How We Maintain Joy for Our Boy — With a Little Help From Pat

How the Elf on the Shelf brings holiday festivity to this Sanfilippo family

Valerie Tharp Byers avatar

by Valerie Tharp Byers |

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For many, January is a month of renewal, a fresh start to a new year. It’s a time to make resolutions and promises to to be better in some aspect of your life. To us, it’s a reminder of, “Oh, crap, we have to take the Christmas decorations down!”

My husband and I are originally from Ohio, and even though we’ve lived in Texas for nearly two decades, we depend on our Christmas decorations to put us in the holiday spirit. We no longer experience the childhood cues of the season, such as freezing Midwestern temperatures and snow flurries. So our Christmas décor usually goes up the day after Thanksgiving and stays up until the celebration of the Epiphany on Jan. 6.

Our cleaning-up process is pretty straight forward — except for one thing: our Elf on a Shelf.

Depending on whom you ask, the Elf on the Shelf phenomenon is either a delightful way to inject more cheer in your children’s holiday season or a manufactured torture device designed to ruin parents’ lives during what can be one of the most stressful parts of the year.

For those who participate, the real work for adults comes from making sure that the elf has moved during the night. Because our elf’s return is a surprise each year, special care must be put into when and where it spends its offseason. We can’t upset the magic!

A young father with a Santa hat sits with a 2-year-old boy in pajamas on his lap, with a children's book open. They sit in a children's play room, with a bookshelf full of children's books behind them. The child holds and elf in his arm.

Will, age 2, meets and holds his elf in 2012. Later he named the elf “Pat,” which meant he couldn’t touch it anymore. (Photo by Valerie Tharp Byers)

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Pat joins the family

Our elf joined our household in November 2012, not from a desire for more holiday delight or increased parent workload, but as a recommendation from our son Will’s speech therapist and teacher.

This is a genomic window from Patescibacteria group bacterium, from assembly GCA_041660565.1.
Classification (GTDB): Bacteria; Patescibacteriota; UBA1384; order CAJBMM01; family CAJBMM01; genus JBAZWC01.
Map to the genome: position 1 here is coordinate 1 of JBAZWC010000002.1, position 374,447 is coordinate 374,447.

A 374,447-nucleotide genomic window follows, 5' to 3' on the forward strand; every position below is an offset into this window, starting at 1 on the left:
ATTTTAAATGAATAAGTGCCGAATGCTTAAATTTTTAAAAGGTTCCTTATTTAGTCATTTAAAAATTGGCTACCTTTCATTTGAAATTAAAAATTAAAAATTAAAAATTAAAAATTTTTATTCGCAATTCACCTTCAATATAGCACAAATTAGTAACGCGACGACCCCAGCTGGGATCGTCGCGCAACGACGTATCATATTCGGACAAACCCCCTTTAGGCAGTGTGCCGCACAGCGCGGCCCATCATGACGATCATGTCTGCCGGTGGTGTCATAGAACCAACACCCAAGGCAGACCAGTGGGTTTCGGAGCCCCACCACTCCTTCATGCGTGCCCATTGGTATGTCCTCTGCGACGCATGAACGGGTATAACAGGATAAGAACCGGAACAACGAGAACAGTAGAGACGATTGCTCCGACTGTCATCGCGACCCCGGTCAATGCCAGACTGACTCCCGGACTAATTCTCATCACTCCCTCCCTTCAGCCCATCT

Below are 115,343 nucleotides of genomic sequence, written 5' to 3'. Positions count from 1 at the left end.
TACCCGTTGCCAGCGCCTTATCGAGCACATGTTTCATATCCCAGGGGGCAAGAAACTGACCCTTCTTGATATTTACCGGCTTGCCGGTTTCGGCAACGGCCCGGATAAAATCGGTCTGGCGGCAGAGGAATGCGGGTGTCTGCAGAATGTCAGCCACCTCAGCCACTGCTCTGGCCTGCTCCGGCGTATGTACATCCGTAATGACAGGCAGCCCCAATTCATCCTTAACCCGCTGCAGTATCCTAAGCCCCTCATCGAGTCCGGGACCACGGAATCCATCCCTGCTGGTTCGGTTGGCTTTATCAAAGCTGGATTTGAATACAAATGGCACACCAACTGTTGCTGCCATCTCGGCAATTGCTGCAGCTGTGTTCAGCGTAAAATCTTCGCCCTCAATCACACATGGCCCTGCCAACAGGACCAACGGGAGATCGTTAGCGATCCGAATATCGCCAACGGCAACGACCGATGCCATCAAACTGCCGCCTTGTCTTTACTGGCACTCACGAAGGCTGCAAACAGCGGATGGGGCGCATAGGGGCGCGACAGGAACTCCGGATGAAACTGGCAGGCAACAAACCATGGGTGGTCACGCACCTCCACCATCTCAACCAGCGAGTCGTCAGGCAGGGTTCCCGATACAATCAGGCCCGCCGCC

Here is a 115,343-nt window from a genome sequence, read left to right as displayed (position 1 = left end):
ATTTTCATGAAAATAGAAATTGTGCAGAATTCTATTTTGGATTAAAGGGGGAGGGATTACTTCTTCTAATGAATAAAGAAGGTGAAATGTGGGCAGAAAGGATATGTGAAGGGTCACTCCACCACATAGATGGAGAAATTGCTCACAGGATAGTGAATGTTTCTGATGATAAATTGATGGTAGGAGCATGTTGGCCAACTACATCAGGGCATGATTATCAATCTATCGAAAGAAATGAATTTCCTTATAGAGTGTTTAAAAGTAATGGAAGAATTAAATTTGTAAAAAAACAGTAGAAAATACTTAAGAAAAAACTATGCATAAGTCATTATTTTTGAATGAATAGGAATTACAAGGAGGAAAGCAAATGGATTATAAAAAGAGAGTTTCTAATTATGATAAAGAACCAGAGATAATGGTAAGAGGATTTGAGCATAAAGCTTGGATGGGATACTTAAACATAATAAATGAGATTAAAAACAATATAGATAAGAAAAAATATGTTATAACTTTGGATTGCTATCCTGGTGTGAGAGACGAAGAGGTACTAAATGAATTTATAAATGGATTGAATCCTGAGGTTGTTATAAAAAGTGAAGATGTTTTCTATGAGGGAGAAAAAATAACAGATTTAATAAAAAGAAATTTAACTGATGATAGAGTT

Our sweet boy was still over two years away from being diagnosed with Sanfilippo syndrome, but he was already showing a bit of a gap in development. At that point, our mindset was that “he’s a summer boy birthday, he’ll catch up” or “he’s still hitting milestones, it just takes him a bit longer.” So when we were told that the elf would be a fun way for our toddler to practice his language skills, we were all in.

Will was overjoyed with his elf! He immediately christened it “Pat,” and he would look for it each morning, find it in its new, hard-to-reach place (there’s a rule about not touching the elf or else it loses its Christmas magic, so Pat always had to be in high places for our impulse-control-lacking son!), and correctly use prepositions and location words to talk about it.

Will would then go to school and tell his teacher. It was a perfect way to motivate him to practice those language skills, and we were certain we were doing everything possible to “catch him up.”

Until we learned that he’d never catch up.

Sanfilippo syndrome is devastating for a hundred different reasons, and each one is a separate dagger to the heart. Learning that Sanfilippo progression would eventually rob our little boy of his sweet voice was one of the hardest things to comprehend.

For a child with Sanfilippo, Will was so verbal. Yes, his language skills never caught up to his neurotypical peers, but he did reach a level where he could speak seven-word sentences. He could make his choices known. He could tell us how he felt. And then, slowly, day by day and year by year, those words faded.

Will is now nonverbal. I can’t tell you how hard it is to type that sentence. We’ve always known it was coming, and we know that verbal ability does not indicate his importance as a person, but to lose that sweet voice, to lose our conversations and jokes — it’s a loss that deserves the respect of being grieved.

We still have Pat. Our elf continues to bring Will (and Little Sister!) joy even if he can’t tell us where he found Pat anymore. But we still see the magic in his eyes every November when the Christmas decorations go up and Pat makes the first appearance of the season. Pat will keep coming to visit us each year, if for no other reason than to remind us that joy is joy, regardless of how you convey it.

A 12-year-old boy smiles at the camera. Above and behind him in the shot is an upside-down red elf suspended from a red ribbon or string near the ceiling, in what appears to be a living room.

Will, now 12, still enjoys finding Pat the elf each morning during the Christmas season. (Photo by Valerie Tharp Byers)

Note: Sanfilippo News is strictly a news and information website about the syndrome. It does not provide medical advice, diagnosis, or treatment. This content is not intended to be a substitute for professional medical advice, diagnosis, or treatment. Always seek the advice of your physician or other qualified health provider with any questions you may have regarding a medical condition. Never disregard professional medical advice or delay in seeking it because of something you have read on this website. The opinions expressed in this column are not those of Sanfilippo News or its parent company, BioNews, and are intended to spark discussion about issues pertaining to Sanfilippo syndrome.


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